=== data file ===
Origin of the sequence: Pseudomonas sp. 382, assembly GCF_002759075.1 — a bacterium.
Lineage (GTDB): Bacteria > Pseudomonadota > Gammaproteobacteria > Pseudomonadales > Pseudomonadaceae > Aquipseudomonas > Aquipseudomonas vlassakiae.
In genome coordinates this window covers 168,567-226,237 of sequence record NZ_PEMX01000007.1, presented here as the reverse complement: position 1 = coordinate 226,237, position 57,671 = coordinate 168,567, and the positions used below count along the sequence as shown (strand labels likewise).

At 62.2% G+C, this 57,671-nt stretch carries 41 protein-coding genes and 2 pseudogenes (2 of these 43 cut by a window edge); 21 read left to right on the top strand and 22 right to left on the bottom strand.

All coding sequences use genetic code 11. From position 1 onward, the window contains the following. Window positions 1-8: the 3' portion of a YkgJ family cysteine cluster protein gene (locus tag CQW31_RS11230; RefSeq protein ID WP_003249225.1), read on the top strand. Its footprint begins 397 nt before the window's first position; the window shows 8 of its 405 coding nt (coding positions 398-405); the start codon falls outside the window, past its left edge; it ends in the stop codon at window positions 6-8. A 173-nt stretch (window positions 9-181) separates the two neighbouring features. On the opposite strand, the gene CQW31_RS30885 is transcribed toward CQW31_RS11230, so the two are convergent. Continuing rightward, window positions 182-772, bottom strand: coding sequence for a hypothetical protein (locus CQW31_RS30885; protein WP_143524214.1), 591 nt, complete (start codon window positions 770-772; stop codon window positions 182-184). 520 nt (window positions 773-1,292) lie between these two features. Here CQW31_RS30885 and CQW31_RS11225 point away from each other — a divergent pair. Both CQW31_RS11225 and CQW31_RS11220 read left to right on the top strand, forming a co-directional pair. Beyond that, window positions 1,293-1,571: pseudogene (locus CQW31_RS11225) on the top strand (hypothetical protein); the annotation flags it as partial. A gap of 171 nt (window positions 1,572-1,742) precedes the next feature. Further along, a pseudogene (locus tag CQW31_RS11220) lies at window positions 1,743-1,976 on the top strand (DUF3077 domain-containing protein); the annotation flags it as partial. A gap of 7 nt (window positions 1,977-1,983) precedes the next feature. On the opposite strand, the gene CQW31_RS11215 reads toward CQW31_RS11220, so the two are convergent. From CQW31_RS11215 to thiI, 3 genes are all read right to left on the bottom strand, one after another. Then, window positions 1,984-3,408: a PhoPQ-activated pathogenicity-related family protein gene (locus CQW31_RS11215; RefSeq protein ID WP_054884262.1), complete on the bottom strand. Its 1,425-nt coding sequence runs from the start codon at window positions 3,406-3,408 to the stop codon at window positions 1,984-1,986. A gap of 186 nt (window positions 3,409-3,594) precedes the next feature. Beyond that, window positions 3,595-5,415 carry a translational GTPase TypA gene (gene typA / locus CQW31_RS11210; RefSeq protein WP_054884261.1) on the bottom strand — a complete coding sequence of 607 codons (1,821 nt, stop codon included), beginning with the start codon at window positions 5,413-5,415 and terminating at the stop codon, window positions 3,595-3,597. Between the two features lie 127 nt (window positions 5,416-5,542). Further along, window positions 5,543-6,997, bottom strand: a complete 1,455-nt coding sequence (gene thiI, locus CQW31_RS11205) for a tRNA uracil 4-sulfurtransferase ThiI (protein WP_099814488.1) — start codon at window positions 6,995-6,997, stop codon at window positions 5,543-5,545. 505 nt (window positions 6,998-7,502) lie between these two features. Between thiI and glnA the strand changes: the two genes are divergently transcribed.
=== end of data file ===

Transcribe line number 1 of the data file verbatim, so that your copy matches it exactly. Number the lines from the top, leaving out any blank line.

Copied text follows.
Origin of the sequence: Pseudomonas sp. 382, assembly GCF_002759075.1 — a bacterium.